Chinese Art

The Museum's Collection of Chinese Art has grown from 125 works acquired by Ralph Norton to about 600 objects. His acquisitions form two outstanding bookends to the Chinese collection: archaic jade and bronze and Qing dynasty (1644–1911) imperial jade and hardstone carvings. Seminal early and late works from Mr. Norton’s gifts include a 3200 year-old marvel of bronze casting, a Ritual Wine Pouring Vessel (Guang) in the form of a dragon, which is a composite of many powerful creatures—tiger, bear, elephant, bird, and antelope; as well as a Bowl with the Seven Buddhas of the Past, commissioned in 1777 by the wealthiest and most powerful man of the 18th century, the Qianlong Emperor (reigned 1735–1796).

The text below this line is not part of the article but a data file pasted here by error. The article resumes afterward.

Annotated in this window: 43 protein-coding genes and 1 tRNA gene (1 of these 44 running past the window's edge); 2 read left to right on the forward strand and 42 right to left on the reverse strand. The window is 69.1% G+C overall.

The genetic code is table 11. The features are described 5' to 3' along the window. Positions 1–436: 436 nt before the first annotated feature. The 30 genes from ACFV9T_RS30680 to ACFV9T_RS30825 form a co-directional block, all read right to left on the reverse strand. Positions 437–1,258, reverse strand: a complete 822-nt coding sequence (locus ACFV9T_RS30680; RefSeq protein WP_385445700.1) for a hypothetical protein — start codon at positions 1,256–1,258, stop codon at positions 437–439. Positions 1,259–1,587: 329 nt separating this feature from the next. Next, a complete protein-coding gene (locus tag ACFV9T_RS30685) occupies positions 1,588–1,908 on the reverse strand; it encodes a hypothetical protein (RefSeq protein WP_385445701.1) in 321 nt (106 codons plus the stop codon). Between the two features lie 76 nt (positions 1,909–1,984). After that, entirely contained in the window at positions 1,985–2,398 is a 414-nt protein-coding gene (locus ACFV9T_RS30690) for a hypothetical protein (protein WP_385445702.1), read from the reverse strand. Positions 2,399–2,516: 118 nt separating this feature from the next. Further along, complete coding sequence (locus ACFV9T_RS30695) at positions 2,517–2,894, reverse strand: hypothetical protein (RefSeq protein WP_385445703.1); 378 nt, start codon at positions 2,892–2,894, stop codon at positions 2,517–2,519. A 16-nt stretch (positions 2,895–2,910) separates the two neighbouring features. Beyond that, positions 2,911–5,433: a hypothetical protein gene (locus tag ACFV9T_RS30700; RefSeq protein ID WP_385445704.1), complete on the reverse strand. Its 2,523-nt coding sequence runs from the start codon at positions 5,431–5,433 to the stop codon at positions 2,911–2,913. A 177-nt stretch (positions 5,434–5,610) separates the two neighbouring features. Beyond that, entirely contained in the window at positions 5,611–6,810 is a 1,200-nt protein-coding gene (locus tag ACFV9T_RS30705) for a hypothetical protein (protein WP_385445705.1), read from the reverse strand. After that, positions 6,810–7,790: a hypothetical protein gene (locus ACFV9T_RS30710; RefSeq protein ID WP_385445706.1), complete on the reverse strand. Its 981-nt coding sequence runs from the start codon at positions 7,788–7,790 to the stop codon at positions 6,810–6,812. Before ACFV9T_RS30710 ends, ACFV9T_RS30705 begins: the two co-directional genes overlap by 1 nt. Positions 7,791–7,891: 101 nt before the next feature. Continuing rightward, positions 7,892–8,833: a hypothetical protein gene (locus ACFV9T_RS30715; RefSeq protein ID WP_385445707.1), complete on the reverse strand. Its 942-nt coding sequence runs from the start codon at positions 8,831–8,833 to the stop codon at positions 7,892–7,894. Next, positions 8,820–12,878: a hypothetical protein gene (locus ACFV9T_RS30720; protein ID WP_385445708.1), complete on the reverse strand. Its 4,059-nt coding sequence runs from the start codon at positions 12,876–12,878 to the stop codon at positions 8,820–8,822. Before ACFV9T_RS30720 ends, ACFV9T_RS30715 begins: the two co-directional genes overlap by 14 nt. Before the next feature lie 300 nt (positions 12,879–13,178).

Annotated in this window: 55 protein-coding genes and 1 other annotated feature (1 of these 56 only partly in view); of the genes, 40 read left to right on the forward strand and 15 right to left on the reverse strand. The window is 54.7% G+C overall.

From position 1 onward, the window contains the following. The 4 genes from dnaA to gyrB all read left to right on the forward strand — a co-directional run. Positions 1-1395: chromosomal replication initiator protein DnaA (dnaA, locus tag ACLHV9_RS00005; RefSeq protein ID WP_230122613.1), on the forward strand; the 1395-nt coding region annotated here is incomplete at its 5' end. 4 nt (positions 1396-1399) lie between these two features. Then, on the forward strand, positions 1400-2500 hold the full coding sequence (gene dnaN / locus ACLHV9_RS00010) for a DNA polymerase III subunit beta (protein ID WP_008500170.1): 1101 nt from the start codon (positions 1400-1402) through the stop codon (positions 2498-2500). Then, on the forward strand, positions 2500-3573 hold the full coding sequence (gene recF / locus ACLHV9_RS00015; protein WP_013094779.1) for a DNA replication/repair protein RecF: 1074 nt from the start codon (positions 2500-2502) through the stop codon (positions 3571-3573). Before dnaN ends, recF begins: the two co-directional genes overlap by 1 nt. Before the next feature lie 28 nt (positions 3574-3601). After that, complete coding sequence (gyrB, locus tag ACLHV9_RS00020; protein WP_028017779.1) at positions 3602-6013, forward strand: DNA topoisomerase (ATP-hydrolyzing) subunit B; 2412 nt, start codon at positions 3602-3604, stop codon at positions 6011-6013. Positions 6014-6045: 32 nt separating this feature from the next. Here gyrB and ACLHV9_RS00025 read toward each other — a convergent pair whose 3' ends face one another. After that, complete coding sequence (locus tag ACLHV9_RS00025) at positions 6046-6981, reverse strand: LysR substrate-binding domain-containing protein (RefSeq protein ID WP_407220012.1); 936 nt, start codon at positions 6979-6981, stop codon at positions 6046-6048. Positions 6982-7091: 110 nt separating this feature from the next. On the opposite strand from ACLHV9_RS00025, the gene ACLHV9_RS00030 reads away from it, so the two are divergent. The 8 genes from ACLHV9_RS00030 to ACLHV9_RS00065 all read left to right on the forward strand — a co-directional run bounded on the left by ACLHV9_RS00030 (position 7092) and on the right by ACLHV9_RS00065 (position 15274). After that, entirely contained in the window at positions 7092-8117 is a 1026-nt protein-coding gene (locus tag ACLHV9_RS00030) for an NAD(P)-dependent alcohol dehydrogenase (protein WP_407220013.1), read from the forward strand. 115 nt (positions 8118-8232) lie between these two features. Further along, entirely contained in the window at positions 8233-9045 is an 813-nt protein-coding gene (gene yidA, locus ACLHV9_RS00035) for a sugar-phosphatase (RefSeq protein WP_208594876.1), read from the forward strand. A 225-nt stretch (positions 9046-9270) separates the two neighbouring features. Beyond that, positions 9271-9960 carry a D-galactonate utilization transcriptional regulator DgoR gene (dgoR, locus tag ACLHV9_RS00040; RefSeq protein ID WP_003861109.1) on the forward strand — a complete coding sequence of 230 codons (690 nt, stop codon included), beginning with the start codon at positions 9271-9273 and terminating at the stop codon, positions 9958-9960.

Over the years, the gifts from Mr. Norton have been supplemented with other significant works of art including: a painting by the Ming dynasty master Tang Ying entitled The Nine Bends River, which links the personal qualities of the man portrayed with Confucian moral values embodied by elements in the landscape; one of the world’s finest extant pairs of 17th century (Qing dynasty Kangxi reign, 1662–1722) Lacquer Cabinets  from the collection of Leonard and Sophie Davis; and one of the most recent additions is a wondrous 13th century painting of Five Quail, which sends a subtle message about life in unstable times. This work and a gallery dedicated to rotating displays of Chinese art were generously funded by John and Heidi Niblack.